• Project root: Make sure all projects are stored under a one “root” common directory. The VBUC migrates all Visual Basic 6.0 projects (*.vbp) found in a directory structure, including subdirectories, from one common root. You can read more information about setting up the folder structure in the VBUC Quick Start Guide.
  • Third-party Components: The VBUC requires that all third party components are correctly registered. Also, very important, ensure you correctly install all licenses for the components. Not including these licenses will not allow the VBUC to load and identify the PMEs (Properties, Methods and Events) and correctly either apply the necessary maps or generate the corresponding COM Interop wrappers.
  • Compile all projects: Make sure all projects compile correctly and that all the references between the output (EXE/DLL/OCX) of a project and the referenced component in another project match up. This will allow the VBUC pick up the references automatically, reducing the amount of migration warnings and thus minimize the work required to set up the migration solution. The VBUC Quick Start Guide contains additional details on the importance of this step.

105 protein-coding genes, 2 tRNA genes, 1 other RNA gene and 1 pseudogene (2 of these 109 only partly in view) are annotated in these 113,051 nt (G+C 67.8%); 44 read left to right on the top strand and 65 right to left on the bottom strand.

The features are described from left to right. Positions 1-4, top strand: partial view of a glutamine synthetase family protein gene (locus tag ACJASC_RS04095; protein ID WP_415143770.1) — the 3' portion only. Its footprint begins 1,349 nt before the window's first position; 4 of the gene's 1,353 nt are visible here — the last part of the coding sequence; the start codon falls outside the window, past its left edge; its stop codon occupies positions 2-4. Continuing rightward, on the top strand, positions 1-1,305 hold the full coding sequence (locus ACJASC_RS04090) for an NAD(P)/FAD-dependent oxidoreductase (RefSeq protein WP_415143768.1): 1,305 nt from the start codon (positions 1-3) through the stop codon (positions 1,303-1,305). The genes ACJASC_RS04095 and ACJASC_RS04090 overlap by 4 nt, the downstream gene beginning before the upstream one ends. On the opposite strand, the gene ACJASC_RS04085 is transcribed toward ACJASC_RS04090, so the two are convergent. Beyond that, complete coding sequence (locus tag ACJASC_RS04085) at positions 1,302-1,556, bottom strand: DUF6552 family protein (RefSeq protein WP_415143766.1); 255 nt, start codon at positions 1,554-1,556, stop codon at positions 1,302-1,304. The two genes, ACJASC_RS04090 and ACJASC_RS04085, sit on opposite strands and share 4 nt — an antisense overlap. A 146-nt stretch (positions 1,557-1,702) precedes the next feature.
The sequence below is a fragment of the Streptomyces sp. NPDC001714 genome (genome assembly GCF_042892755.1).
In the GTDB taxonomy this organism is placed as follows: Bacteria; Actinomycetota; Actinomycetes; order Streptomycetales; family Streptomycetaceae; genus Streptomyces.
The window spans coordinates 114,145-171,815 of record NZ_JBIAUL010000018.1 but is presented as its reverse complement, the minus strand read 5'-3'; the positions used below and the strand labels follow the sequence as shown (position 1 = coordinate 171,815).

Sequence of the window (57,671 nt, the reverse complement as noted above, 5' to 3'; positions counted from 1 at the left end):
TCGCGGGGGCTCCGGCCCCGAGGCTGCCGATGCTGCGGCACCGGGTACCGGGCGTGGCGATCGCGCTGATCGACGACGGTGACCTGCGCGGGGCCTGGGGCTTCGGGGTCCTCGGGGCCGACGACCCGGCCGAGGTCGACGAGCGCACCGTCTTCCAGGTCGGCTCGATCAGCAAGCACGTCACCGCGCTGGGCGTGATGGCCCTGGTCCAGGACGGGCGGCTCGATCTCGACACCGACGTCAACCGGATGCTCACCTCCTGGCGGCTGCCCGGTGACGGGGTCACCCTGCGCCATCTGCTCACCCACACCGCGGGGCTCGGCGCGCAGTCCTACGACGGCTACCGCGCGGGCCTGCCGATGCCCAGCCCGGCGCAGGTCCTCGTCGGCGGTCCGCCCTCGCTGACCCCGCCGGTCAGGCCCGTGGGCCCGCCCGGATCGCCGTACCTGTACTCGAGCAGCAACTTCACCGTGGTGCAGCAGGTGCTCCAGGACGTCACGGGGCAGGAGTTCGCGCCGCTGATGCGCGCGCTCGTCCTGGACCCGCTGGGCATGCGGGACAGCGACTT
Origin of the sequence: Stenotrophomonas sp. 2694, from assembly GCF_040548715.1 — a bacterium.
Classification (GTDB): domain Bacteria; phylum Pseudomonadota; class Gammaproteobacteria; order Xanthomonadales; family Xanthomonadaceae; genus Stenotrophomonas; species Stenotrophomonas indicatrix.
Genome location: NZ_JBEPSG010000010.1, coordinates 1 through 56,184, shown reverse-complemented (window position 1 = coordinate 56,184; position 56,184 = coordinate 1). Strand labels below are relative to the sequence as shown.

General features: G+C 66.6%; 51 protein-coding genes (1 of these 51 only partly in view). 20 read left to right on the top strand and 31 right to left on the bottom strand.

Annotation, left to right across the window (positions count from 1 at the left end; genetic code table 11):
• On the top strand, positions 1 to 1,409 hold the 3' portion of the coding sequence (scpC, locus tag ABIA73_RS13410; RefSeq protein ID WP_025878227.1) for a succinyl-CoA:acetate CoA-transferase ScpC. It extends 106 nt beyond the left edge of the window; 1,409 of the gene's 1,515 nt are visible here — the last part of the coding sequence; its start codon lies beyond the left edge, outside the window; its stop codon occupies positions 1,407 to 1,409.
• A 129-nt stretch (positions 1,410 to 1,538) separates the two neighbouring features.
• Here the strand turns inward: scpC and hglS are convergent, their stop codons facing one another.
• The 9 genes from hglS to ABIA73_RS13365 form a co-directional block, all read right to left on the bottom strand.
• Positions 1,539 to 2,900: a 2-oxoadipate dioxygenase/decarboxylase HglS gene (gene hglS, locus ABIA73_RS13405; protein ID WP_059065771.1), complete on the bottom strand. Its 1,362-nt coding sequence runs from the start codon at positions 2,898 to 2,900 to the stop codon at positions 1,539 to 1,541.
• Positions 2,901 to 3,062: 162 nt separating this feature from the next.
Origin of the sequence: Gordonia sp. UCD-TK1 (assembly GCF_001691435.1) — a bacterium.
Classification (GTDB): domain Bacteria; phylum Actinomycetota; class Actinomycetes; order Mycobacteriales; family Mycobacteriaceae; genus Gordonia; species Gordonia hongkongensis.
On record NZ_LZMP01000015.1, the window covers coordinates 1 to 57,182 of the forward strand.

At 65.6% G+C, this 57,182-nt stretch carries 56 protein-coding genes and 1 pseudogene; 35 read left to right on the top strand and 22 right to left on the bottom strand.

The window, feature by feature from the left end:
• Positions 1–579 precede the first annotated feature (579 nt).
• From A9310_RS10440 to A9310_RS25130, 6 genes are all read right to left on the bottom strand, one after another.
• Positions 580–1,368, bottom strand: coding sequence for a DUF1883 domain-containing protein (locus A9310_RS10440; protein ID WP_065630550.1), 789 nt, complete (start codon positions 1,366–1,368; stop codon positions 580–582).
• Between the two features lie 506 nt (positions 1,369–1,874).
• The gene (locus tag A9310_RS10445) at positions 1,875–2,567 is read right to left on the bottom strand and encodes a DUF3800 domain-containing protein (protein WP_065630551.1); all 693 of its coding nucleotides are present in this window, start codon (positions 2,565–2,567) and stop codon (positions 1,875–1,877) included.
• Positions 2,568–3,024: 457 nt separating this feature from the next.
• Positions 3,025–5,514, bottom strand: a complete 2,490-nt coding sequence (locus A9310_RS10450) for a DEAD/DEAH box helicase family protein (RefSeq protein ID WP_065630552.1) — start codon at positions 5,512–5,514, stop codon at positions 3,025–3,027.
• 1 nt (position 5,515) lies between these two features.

Website Updates: More Information, Get a Quick Ballpark, Download a Trial and Buy a License Online

29. June 2009 06:27 by Jaguilar in General  //  Tags: , ,   //   Comments (0)

In the last couple of months we’ve done several significant updates to the website that I think are worth commenting about. Here is a quick rundown of what has changed: